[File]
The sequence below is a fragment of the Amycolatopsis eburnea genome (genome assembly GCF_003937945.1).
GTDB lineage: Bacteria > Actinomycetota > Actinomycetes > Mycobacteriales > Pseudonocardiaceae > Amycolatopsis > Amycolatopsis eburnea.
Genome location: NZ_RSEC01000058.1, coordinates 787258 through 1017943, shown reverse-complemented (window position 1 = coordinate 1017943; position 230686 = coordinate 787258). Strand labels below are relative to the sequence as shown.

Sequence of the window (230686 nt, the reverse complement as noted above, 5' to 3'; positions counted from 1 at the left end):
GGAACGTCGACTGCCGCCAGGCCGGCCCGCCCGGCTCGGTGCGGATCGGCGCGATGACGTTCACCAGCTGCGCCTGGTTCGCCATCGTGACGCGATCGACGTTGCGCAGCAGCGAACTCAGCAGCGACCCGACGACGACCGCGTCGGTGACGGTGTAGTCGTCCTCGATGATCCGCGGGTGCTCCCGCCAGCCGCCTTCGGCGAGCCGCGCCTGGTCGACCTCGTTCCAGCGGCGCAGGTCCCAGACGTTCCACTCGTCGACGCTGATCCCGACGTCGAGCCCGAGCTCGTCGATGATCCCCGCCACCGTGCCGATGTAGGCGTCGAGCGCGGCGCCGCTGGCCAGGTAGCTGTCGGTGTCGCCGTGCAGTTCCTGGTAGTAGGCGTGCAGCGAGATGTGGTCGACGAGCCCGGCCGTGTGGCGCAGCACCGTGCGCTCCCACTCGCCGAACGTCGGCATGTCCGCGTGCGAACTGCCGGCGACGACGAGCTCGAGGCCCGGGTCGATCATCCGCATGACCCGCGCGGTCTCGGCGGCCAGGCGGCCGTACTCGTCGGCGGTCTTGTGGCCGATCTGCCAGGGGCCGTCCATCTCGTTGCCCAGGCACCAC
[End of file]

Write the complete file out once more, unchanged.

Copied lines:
The sequence below is a fragment of the Amycolatopsis eburnea genome (genome assembly GCF_003937945.1).
GTDB lineage: Bacteria > Actinomycetota > Actinomycetes > Mycobacteriales > Pseudonocardiaceae > Amycolatopsis > Amycolatopsis eburnea.
Genome location: NZ_RSEC01000058.1, coordinates 787258 through 1017943, shown reverse-complemented (window position 1 = coordinate 1017943; position 230686 = coordinate 787258). Strand labels below are relative to the sequence as shown.

Sequence of the window (230686 nt, the reverse complement as noted above, 5' to 3'; positions counted from 1 at the left end):
GGAACGTCGACTGCCGCCAGGCCGGCCCGCCCGGCTCGGTGCGGATCGGCGCGATGACGTTCACCAGCTGCGCCTGGTTCGCCATCGTGACGCGATCGACGTTGCGCAGCAGCGAACTCAGCAGCGACCCGACGACGACCGCGTCGGTGACGGTGTAGTCGTCCTCGATGATCCGCGGGTGCTCCCGCCAGCCGCCTTCGGCGAGCCGCGCCTGGTCGACCTCGTTCCAGCGGCGCAGGTCCCAGACGTTCCACTCGTCGACGCTGATCCCGACGTCGAGCCCGAGCTCGTCGATGATCCCCGCCACCGTGCCGATGTAGGCGTCGAGCGCGGCGCCGCTGGCCAGGTAGCTGTCGGTGTCGCCGTGCAGTTCCTGGTAGTAGGCGTGCAGCGAGATGTGGTCGACGAGCCCGGCCGTGTGGCGCAGCACCGTGCGCTCCCACTCGCCGAACGTCGGCATGTCCGCGTGCGAACTGCCGGCGACGACGAGCTCGAGGCCCGGGTCGATCATCCGCATGACCCGCGCGGTCTCGGCGGCCAGGCGGCCGTACTCGTCGGCGGTCTTGTGGCCGATCTGCCAGGGGCCGTCCATCTCGTTGCCCAGGCACCAC